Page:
Not sure where I mentioned that, I probably typed wrong or I may not quite understand - I used an external supply that's 9v 1a and a 12v 3a. I have a 5v 2a but opted for a 9v as we use it with a few other systems and it works well. I felt there was a bit more things so a 9v would work better, not sure that's right but it happened.

I used the 3.3 and 5v pins from the arduino to the leds/etc. I'm less familiar with the Vin option.

Not sure what you mean regarding the power plug/jack? Isn't that what I plug into to power the arduino ?

I've run systems with 3-4 relays and more LEDs so I'm having a hard time with this. Some systems I've used a mega, not sure if that's the right move but I'm open to it.

I think I get what you're saying - the arduino has a 5v regulator to keep it around 5v as it can handle that best? like the board itself steps it down to process it or something like that?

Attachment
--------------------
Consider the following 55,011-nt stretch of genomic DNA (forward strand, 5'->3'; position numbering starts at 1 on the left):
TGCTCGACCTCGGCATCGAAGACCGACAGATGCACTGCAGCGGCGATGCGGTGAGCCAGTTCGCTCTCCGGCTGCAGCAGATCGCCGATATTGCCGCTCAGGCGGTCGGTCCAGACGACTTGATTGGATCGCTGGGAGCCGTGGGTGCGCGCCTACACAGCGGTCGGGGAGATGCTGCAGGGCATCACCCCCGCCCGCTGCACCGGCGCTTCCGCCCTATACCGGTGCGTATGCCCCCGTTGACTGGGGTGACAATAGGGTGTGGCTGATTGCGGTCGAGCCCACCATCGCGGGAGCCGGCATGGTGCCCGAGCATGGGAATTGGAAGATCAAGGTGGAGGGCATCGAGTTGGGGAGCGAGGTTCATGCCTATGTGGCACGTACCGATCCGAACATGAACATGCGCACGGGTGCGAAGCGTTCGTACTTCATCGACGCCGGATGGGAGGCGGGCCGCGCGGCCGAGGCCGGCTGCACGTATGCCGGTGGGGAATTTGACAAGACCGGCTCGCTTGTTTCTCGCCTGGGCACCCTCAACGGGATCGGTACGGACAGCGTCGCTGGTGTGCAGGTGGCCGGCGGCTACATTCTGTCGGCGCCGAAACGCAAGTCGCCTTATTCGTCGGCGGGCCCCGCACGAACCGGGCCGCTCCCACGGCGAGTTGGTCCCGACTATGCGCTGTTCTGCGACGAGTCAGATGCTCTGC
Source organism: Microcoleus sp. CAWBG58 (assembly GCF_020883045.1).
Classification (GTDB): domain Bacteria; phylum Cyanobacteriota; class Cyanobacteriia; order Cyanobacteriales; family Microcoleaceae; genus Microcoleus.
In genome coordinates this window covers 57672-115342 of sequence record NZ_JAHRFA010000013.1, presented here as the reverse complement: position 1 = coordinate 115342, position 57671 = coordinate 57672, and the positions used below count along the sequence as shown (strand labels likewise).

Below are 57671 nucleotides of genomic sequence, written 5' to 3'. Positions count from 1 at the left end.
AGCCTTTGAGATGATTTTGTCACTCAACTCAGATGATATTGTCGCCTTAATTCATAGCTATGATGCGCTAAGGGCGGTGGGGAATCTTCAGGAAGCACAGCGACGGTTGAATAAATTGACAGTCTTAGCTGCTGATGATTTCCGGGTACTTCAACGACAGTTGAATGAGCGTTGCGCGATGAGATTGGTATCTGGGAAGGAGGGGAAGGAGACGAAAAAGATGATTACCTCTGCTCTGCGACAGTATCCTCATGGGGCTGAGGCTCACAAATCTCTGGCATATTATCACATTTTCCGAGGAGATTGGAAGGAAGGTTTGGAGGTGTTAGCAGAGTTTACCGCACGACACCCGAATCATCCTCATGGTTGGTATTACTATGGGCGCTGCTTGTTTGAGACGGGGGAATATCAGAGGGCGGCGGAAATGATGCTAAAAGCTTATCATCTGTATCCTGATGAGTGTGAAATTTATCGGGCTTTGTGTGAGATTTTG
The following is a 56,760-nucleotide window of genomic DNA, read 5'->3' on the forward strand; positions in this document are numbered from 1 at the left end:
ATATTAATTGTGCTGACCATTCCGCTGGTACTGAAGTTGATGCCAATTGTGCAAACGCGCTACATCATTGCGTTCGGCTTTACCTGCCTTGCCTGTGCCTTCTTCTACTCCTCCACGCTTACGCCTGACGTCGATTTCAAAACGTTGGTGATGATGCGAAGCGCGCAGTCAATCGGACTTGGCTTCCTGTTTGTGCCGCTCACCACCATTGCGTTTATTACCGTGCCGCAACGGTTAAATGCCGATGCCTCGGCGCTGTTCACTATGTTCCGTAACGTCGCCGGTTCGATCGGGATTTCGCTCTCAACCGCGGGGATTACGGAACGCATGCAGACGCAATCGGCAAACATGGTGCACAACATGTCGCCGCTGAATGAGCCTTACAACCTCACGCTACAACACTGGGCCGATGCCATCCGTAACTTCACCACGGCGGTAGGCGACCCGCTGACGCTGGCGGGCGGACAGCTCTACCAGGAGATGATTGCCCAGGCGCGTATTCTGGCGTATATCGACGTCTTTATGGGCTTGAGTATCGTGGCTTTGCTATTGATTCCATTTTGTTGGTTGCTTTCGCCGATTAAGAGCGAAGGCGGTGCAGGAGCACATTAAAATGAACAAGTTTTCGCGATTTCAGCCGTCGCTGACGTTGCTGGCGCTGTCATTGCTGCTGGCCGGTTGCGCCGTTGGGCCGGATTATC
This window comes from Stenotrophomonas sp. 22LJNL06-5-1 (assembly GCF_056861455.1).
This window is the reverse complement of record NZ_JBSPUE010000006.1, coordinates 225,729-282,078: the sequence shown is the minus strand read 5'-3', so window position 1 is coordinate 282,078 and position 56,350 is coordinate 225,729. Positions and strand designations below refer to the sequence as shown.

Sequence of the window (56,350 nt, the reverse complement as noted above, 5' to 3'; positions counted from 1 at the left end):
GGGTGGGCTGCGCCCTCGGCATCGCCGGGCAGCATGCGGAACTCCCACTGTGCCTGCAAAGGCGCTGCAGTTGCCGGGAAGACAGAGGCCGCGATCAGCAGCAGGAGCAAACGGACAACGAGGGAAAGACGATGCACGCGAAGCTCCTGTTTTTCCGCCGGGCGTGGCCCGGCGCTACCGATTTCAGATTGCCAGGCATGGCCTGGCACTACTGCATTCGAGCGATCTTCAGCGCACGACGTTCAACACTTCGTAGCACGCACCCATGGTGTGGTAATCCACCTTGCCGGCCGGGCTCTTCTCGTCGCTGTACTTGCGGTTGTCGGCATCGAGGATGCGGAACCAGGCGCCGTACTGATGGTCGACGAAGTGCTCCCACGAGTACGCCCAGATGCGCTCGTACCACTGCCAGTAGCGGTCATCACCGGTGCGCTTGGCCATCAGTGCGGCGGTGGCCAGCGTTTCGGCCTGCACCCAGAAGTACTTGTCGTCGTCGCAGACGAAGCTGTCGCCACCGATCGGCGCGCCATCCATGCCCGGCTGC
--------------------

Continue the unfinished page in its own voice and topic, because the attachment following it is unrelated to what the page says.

I'll test it with a 5v supply and let you know, thanks!

@professionalpanicker

The community section is the wrong place for technical questions about your project so I moved it into a more appropriate section.

Overheating like this is because you are using the power jack. The Arduino’s built in regulator has very little in the way of heat singing and so gets hot with anything more that 100mA or so of current t drawn.

Don't!

Do not power a UNO(, Mega 2560, Leonardo, Nano, Pro Mini) by the "Barrel Jack" or "Vin" if you propose to connect any other devices to it.

Definitely not. :roll_eyes:

You need a regulated 5 V supply, connect it to the "5V" pin and ground, but disconnect the "5V" pin while you have it plugged into a PC via the USB socket. On a Nano, you do not have to disconnect it.